An old black and white photograph of a young Viennese girl with a beaming smile hung in Susan L. Ross’s childhood home in Auburn, Maine. Ross’s middle name – Lottie – was given to her in memory of Charlotte “Lottie” Kulka, her mother’s cousin who died in the Holocaust. Growing up, Ross found herself wondering what Lottie’s life might have been.
Decades later in suburban Connecticut, Ross, by then married and a mother of two, rediscovered a box of family papers that included clothbound scrapbooks kept by a different cousin, Magda Szemere, an acclaimed young violinist from Budapest who also perished in the Holocaust. It was filled with crumbling concert reviews in Hungarian, French, and German.
In the hands of Ross, an award-winning writer, these bits of unexplored family archives sparked a multiyear journey of discovery that she transformed into “Searching for Lottie,” a poignant, page-turning contemporary novel for middle-school readers based on the journey of Ross’s extended Jewish family, from pre-war Europe, through the Holocaust, to Connecticut.
In advance of Yom HaShoah, Holocaust Remembrance Day, observed this year on May 2, the Journal spoke with Ross, who has been in Cambridge this academic year with her husband.
“Searching for Lottie” is based on the family of Ross’s mother, Erika Lencz, who, with her older brother, fled Vienna in 1938, shortly after the Germans invaded Austria. The siblings left behind their parents, who perished in the Holocaust. Erika arrived in New York at age 20.
Ross’s mother eventually moved to the Boston area, where she was introduced to Ross’s father. They moved to Lewiston, Maine, his hometown, where, in the late 1880s, her father’s family was among the earliest Jews to settle in the city; they were active in building its Jewish community.
Ross and her four siblings grew up in the 1960s in Auburn, across the Androscoggin River from Lewiston.
“I was the Jewish kid who brought the menorah to the front of the class and taught everyone [about Hanukkah],” Ross said in a phone interview.
Most of her classmates were from Catholic families with French-Canadian roots. There weren’t many Jewish families in Maine, she recalled.
But Lewiston-Auburn did have a tight-knit, deeply engaged group of Holocaust survivors who had been resettled there. “I had uncles and aunts and close friends who recreated family in Auburn,” Ross said.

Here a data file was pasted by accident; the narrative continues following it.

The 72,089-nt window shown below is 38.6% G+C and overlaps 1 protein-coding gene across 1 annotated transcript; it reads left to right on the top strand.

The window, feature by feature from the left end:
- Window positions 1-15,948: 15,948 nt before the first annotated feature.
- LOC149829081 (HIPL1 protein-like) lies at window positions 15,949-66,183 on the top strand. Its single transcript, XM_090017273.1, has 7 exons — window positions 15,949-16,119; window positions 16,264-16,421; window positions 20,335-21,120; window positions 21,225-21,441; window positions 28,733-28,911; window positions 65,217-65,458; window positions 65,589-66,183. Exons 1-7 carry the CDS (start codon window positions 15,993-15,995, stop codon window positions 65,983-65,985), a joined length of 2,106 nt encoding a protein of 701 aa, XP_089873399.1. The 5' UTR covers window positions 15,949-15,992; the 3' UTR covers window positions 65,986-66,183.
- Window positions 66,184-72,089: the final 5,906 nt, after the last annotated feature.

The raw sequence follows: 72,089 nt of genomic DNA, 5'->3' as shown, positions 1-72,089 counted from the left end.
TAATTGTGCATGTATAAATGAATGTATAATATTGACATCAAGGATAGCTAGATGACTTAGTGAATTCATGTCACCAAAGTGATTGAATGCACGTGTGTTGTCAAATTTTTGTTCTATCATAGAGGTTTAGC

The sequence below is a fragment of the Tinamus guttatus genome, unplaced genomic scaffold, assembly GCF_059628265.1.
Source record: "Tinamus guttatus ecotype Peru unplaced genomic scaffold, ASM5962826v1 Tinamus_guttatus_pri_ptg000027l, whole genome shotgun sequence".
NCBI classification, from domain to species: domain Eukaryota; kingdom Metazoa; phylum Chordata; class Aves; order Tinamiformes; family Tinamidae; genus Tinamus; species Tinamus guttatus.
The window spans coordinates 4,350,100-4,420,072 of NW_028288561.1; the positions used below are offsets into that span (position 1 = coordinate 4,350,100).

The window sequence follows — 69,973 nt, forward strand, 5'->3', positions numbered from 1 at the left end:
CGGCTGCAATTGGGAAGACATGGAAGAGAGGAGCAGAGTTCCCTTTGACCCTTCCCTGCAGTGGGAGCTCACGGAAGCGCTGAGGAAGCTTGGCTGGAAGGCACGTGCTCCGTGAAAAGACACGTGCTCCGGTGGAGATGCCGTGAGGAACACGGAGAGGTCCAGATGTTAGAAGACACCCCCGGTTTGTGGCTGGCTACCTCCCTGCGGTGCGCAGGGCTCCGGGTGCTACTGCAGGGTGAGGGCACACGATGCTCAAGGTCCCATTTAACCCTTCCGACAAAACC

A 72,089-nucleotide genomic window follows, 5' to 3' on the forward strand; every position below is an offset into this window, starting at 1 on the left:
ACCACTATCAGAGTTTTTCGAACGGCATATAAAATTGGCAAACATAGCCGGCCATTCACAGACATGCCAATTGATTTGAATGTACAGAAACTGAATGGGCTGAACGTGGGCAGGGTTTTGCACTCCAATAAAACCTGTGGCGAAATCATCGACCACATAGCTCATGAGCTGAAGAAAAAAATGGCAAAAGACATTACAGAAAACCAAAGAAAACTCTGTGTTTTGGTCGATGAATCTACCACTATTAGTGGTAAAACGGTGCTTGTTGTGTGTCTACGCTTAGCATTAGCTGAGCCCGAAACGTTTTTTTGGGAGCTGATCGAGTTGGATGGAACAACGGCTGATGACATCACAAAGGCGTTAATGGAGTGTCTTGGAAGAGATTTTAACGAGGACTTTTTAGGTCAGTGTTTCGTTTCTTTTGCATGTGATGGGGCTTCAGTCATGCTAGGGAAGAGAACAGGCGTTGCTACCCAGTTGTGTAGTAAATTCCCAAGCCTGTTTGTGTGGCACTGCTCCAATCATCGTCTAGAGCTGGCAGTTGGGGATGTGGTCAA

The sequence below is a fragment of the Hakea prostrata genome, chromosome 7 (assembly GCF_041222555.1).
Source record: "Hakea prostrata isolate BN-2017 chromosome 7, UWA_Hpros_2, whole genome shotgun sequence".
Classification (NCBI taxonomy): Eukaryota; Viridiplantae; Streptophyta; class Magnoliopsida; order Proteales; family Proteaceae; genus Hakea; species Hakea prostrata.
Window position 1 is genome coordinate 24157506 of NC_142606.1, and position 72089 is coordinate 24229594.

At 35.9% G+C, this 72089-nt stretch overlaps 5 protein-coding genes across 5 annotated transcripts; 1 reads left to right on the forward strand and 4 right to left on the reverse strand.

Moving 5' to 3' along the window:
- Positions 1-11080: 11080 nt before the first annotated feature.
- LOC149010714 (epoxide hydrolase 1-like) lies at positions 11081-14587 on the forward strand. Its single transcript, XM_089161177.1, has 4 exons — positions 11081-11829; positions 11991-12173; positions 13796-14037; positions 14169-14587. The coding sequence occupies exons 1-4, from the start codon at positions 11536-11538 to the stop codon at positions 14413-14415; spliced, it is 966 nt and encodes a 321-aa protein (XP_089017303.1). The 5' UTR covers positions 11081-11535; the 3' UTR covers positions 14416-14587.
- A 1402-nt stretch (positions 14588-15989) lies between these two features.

As she raised her kids, Ross’s mother did not share much of her personal story or the anguish of losing her family. “I found it to be very common among refugees. She [her mother] did her utmost to protect us and to try to bring us up in an atmosphere of hope.”
Ross adopted her mother’s positive outlook of being helpful, always trying to look at the best in people. Her words of wisdom, including, “If at first you don’t succeed, keep trying,” feature prominently in “Searching for Lottie,” through the voice of the fictional Nana Rose, a Holocaust refugee like Ross’s mother.
About eight years ago, when Ross’s son was in seventh grade, he had a school project to write about a family member. He chose to research her mother, Erika. It was then that Ross rediscovered the family boxes in the back of a closet, including the scrapbooks kept by her cousin Magda Szemere, the acclaimed young violist.
Ross realized that, two generations apart, her son was able to ask questions that were too hard for her to ask her mother years before. With the sophistication of the Internet, Ross was more easily able to return to her own historical hunt for information about her relatives.
A search yielded articles about Szemere. Among the goose-bump moments was when, to Ross’s astonishment, a curator at Yale University – near her home – turned up a rare recording. Szemere’s music was wonderful, the curator told her. As the family puzzle pieces came together, Ross again took pen to paper for a new book for middle-school readers.
“Searching for Lottie” is told through the eyes of a seventh-grade girl named Charlie, nicknamed for the young girl – Charlotte “Lottie” Kulka – in Ross’s family photograph. For her school family research project, Charlie chose her Nana Rose.
Charlie, a talented and passionate string musician like the real-life Szemere, brings everything she’s got to a methodical and adventurous quest for the truth about what happened to her grandmother’s family. Nana Rose encourages the curious and persistent girl to keep searching.
Ross said she hopes the book strikes a universal chord and encourages young people of all backgrounds to talk with their grandparents.
“I wanted this to be a way for kids to take ownership of that, to help preserve their own family legacy.”